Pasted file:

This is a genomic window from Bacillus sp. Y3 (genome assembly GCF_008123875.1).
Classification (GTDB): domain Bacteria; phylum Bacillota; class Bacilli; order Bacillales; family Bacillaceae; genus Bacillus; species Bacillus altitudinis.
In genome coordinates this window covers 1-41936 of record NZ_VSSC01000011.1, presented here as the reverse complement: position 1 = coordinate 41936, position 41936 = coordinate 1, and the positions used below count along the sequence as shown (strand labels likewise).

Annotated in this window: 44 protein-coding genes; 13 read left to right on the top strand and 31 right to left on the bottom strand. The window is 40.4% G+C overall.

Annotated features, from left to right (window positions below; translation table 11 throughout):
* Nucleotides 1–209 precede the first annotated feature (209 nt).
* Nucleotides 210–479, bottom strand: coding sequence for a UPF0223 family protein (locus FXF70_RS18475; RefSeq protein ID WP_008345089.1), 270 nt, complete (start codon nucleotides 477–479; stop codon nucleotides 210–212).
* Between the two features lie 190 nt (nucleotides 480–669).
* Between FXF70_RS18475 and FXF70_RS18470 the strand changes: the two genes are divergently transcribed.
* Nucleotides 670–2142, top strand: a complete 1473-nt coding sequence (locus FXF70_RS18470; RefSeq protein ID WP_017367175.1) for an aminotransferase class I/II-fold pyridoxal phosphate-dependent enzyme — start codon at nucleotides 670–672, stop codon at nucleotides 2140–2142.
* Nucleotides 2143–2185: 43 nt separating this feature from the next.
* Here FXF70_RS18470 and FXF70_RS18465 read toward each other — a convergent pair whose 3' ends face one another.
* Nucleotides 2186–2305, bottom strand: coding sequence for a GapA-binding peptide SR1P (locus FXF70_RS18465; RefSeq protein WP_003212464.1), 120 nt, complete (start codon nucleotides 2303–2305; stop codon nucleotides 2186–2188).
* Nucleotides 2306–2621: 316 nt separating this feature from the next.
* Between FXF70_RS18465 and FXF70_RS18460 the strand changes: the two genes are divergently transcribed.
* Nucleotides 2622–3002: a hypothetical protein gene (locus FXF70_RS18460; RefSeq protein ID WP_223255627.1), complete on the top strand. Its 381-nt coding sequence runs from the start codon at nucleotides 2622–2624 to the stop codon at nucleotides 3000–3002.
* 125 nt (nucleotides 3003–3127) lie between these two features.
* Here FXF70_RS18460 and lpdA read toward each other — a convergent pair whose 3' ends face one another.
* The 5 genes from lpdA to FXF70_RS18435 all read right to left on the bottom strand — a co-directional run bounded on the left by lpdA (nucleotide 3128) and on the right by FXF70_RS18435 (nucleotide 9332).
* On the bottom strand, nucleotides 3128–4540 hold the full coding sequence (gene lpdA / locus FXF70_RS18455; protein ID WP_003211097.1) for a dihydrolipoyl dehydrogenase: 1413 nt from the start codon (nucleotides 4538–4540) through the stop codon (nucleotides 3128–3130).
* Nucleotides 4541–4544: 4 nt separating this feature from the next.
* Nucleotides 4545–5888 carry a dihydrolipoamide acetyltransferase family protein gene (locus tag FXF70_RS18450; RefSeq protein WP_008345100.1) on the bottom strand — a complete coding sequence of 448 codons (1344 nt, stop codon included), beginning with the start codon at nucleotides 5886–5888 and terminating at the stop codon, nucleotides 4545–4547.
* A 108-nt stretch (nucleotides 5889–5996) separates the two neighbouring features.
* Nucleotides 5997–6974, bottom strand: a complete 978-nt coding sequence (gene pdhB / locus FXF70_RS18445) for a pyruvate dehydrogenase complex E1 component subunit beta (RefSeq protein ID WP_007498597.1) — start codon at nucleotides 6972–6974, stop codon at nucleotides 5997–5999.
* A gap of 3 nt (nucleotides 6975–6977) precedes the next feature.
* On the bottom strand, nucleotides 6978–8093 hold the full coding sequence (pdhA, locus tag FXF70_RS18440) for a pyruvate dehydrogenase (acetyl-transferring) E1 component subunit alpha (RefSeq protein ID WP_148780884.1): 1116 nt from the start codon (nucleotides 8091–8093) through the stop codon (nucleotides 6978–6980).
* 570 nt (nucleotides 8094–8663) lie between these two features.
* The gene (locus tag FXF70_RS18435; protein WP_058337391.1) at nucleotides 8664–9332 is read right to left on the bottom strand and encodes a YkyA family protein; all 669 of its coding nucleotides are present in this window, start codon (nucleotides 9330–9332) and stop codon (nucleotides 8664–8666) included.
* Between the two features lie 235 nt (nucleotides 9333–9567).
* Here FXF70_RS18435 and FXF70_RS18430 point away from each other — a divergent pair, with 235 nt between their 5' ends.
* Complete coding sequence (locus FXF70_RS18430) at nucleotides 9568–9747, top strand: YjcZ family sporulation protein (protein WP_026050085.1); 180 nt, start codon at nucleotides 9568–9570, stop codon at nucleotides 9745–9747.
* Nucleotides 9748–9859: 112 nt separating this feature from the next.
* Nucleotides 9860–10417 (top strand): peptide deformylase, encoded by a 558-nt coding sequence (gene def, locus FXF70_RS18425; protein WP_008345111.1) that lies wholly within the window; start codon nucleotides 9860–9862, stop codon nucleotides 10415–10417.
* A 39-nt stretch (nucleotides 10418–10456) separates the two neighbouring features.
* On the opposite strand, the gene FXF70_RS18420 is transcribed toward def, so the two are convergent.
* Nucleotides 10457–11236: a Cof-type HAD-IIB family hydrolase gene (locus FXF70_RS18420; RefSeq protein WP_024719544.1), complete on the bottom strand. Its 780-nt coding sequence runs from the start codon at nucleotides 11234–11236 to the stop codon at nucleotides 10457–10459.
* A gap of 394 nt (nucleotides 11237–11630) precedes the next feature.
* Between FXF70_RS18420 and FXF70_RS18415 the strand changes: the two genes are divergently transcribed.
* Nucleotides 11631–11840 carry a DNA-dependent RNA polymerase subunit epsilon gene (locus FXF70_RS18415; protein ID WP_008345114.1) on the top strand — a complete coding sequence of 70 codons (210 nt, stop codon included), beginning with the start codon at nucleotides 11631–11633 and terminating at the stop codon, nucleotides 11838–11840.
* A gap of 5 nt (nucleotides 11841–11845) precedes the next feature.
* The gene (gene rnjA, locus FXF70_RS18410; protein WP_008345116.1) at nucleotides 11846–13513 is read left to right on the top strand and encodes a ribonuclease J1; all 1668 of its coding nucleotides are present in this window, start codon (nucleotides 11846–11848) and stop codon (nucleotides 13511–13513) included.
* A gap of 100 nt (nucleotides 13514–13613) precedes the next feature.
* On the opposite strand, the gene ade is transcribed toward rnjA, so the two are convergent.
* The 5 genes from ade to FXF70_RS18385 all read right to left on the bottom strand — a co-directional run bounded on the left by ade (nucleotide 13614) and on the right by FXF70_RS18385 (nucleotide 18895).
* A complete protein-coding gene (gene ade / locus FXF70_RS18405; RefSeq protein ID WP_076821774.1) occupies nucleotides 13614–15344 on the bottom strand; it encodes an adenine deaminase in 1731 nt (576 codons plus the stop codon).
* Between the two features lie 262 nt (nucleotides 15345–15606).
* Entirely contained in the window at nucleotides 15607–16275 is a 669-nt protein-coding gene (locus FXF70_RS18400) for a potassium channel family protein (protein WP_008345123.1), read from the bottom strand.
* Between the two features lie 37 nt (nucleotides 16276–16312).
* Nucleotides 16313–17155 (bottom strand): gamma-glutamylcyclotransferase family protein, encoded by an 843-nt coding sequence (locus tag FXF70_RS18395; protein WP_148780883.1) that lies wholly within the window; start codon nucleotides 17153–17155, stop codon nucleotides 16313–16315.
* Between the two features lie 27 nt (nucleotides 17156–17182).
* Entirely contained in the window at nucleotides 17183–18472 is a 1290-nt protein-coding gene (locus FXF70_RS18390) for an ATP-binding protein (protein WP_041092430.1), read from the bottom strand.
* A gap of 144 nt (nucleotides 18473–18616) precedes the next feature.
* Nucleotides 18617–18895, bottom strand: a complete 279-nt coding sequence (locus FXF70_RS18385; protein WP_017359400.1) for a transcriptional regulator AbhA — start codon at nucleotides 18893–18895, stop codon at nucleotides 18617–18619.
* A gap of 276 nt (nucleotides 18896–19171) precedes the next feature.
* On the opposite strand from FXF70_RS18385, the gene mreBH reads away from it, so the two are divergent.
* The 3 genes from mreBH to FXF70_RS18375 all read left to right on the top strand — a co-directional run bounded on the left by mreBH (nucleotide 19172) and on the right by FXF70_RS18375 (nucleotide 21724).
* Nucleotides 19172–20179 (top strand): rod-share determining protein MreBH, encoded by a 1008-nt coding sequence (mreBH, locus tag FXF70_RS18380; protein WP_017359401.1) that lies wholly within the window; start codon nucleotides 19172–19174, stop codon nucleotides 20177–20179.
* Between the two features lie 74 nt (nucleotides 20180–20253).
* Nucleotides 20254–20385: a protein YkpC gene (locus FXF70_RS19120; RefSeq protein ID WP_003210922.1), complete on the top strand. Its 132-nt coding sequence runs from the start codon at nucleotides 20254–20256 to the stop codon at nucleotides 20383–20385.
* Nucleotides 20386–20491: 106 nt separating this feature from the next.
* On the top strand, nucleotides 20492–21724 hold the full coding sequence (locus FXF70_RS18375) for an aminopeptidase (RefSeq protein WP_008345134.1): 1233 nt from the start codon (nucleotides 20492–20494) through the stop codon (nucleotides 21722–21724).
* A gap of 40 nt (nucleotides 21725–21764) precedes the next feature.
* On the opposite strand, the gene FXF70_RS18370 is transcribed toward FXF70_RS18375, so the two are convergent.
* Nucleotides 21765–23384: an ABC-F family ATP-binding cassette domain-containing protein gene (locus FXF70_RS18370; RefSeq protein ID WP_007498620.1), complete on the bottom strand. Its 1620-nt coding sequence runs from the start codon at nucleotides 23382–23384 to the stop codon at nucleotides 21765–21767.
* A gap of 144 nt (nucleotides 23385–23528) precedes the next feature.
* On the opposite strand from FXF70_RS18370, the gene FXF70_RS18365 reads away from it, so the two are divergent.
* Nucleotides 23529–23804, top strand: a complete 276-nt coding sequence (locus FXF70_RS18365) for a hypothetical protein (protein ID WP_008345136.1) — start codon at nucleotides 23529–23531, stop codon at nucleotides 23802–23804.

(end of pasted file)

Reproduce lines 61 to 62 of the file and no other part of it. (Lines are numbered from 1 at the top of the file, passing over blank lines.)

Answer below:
* On the top strand, nucleotides 20492–21724 hold the full coding sequence (locus FXF70_RS18375) for an aminopeptidase (RefSeq protein WP_008345134.1): 1233 nt from the start codon (nucleotides 20492–20494) through the stop codon (nucleotides 21722–21724).
* A gap of 40 nt (nucleotides 21725–21764) precedes the next feature.